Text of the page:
“Even if he’s not managing or fully involved in teams, you will always see him watching a lot of football, attending a lot of other games. He has a great interest in football and dedicates most of his time and life to it. He’s obviously learned a lot over his couple of decades watching it.

“He was always a very cute footballer when he was playing. He didn’t have the raw speed and height but he was very clever and always was able to tell the rest of the forwards what they should be doing when he was in the corner.

“There was never any doubt about how clever he was on the football pitch and now off it I suppose.”

Graham has continued his winning streak since taking over the Cavan seniors, securing the Ulster title in only his second year in charge. With all the silverware already achieved under his command, he now boasts one of the most impressive managerial CVs in the GAA.

It was an unusual occasion for Cavan fans watching their county end a 23-year wait for provincial success on TV. The celebrations were muted too unfortunately. Instead of a homecoming, the county could only pile into cars and wave flags out the window in honour of their Breffni heroes.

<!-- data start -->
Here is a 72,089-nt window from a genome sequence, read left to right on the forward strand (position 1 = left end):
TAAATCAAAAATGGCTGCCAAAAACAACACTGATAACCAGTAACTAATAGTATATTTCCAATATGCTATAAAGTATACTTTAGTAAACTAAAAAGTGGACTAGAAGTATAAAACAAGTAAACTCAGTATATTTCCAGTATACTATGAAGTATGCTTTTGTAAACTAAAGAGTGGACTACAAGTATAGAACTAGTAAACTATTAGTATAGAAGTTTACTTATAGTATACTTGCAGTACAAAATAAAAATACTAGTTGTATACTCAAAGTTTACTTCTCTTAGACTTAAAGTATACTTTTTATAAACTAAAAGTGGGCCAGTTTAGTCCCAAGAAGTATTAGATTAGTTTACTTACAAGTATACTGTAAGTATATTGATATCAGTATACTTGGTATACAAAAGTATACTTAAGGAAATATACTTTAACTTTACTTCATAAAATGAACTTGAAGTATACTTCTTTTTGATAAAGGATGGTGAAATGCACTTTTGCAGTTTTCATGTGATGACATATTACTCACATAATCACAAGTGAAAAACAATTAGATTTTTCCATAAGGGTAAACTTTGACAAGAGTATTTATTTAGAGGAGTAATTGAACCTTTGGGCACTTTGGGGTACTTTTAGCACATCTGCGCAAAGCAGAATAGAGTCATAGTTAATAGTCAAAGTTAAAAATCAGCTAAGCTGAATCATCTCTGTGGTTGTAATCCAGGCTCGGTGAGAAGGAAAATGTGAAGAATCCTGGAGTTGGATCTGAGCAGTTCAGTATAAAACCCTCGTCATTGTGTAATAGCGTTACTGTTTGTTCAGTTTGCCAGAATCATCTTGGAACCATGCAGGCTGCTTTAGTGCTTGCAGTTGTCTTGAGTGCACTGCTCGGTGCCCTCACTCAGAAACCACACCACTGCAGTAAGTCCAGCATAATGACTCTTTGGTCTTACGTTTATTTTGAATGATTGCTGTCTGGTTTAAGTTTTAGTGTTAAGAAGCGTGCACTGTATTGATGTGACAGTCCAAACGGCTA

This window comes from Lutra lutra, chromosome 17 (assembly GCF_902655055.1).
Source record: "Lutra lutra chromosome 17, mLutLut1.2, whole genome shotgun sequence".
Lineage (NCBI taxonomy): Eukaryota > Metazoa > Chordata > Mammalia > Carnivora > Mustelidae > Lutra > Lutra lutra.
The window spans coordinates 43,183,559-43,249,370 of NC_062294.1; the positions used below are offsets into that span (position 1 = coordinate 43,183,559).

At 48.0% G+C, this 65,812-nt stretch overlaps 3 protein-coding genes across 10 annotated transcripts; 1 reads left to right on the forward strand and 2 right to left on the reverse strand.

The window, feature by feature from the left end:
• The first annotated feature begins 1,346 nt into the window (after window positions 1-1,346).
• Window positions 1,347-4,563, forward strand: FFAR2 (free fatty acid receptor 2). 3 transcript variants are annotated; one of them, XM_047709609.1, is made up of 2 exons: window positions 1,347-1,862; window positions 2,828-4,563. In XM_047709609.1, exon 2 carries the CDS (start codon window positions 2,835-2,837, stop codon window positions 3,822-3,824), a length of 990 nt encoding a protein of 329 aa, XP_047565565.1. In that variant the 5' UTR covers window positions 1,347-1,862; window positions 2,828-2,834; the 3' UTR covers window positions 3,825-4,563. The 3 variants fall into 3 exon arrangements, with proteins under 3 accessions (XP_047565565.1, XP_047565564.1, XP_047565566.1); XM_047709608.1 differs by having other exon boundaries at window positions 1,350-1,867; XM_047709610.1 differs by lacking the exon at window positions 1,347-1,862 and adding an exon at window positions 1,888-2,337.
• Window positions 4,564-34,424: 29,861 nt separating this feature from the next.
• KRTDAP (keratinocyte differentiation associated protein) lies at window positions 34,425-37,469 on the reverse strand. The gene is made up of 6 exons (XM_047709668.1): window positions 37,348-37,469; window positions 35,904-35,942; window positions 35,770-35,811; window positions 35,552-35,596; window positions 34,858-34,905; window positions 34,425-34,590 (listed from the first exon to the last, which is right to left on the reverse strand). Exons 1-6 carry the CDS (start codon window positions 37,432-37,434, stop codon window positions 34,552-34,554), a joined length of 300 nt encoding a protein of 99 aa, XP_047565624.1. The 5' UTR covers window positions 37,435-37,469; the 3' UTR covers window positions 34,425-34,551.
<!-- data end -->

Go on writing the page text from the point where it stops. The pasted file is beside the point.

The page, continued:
Their championship journey ended at the hands of Dublin in the All-Ireland semi-final but their incredible campaign has also resulted in seven All-Star nominations.

Ollie Brady [1978] and Dermot McCabe [1997] are Cavan’s two All-Star recipients to date, and the county is well poised to pick up another honour at the 2020 awards show this Saturday on RTÉ.

Mickey Graham is the mastermind behind it all, and there is certainly more success to come down the road from him.

“We have this great saying here,” Brady notes, “‘If you’re within two scores and 10 minutes to go.’ We knew we had the fitness and we knew we had a strong physical team. And we knew if we were within two scores and 10 minutes to go, we’d be there or thereabouts.

“I can tell you, the morning of the Ulster final, the text I sent him was, ‘Within two scores and 10 minutes to go.’ And of course that was the way they were. They were like men possessed in that final. Every man went for the ball and every man did what he needed to do.

“It was the same old craic again, he makes each fella feel responsible for his part of the unit. And it works.”

  • For more great storytelling and analysis from our award-winning journalists, join the club at The42 Membership today. Click here to find out more >